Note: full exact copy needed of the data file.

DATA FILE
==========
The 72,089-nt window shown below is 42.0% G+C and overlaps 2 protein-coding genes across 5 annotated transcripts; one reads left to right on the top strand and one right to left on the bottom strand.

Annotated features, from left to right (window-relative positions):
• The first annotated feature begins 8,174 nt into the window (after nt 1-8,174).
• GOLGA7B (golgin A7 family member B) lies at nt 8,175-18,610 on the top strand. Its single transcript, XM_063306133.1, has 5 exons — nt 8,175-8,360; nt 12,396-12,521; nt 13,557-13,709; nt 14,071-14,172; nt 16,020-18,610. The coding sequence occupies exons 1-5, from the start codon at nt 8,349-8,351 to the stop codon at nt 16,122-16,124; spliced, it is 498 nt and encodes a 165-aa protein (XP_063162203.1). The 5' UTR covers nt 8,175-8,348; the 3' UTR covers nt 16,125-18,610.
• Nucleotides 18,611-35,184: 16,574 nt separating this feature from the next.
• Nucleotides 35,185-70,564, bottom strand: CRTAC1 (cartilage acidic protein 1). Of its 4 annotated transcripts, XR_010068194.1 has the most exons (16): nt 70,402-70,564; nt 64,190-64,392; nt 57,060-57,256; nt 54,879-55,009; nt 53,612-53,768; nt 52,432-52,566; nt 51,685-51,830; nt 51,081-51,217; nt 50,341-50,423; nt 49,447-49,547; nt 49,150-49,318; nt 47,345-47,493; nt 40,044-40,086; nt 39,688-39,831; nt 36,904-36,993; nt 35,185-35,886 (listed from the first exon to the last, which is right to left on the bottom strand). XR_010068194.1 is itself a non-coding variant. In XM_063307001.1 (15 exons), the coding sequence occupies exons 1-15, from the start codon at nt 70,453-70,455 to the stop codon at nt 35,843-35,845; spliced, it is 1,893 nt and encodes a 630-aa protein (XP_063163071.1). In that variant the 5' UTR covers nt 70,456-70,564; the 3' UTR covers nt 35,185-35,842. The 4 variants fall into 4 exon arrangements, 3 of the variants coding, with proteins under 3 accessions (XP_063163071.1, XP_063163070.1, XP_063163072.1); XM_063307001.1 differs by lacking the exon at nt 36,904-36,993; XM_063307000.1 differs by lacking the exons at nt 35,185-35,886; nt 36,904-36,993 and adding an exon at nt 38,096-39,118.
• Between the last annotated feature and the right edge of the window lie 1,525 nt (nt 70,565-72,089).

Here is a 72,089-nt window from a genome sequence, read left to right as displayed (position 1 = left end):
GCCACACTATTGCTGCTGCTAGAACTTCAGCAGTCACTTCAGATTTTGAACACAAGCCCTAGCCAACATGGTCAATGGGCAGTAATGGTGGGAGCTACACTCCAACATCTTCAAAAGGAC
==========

The 72,089-nt window shown below is 42.0% G+C and overlaps 2 protein-coding genes across 5 annotated transcripts; one reads left to right on the top strand and one right to left on the bottom strand.

Annotated features, from left to right (window-relative positions):
• The first annotated feature begins 8,174 nt into the window (after nt 1-8,174).
• GOLGA7B (golgin A7 family member B) lies at nt 8,175-18,610 on the top strand. Its single transcript, XM_063306133.1, has 5 exons — nt 8,175-8,360; nt 12,396-12,521; nt 13,557-13,709; nt 14,071-14,172; nt 16,020-18,610. The coding sequence occupies exons 1-5, from the start codon at nt 8,349-8,351 to the stop codon at nt 16,122-16,124; spliced, it is 498 nt and encodes a 165-aa protein (XP_063162203.1). The 5' UTR covers nt 8,175-8,348; the 3' UTR covers nt 16,125-18,610.
• Nucleotides 18,611-35,184: 16,574 nt separating this feature from the next.
• Nucleotides 35,185-70,564, bottom strand: CRTAC1 (cartilage acidic protein 1). Of its 4 annotated transcripts, XR_010068194.1 has the most exons (16): nt 70,402-70,564; nt 64,190-64,392; nt 57,060-57,256; nt 54,879-55,009; nt 53,612-53,768; nt 52,432-52,566; nt 51,685-51,830; nt 51,081-51,217; nt 50,341-50,423; nt 49,447-49,547; nt 49,150-49,318; nt 47,345-47,493; nt 40,044-40,086; nt 39,688-39,831; nt 36,904-36,993; nt 35,185-35,886 (listed from the first exon to the last, which is right to left on the bottom strand). XR_010068194.1 is itself a non-coding variant. In XM_063307001.1 (15 exons), the coding sequence occupies exons 1-15, from the start codon at nt 70,453-70,455 to the stop codon at nt 35,843-35,845; spliced, it is 1,893 nt and encodes a 630-aa protein (XP_063163071.1). In that variant the 5' UTR covers nt 70,456-70,564; the 3' UTR covers nt 35,185-35,842. The 4 variants fall into 4 exon arrangements, 3 of the variants coding, with proteins under 3 accessions (XP_063163071.1, XP_063163070.1, XP_063163072.1); XM_063307001.1 differs by lacking the exon at nt 36,904-36,993; XM_063307000.1 differs by lacking the exons at nt 35,185-35,886; nt 36,904-36,993 and adding an exon at nt 38,096-39,118.
• Between the last annotated feature and the right edge of the window lie 1,525 nt (nt 70,565-72,089).

Here is a 72,089-nt window from a genome sequence, read left to right as displayed (position 1 = left end):
GCCACACTATTGCTGCTGCTAGAACTTCAGCAGTCACTTCAGATTTTGAACACAAGCCCTAGCCAACATGGTCAATGGGCAGTAATGGTGGGAGCTACACTCCAACATCTTCAAAAGGAC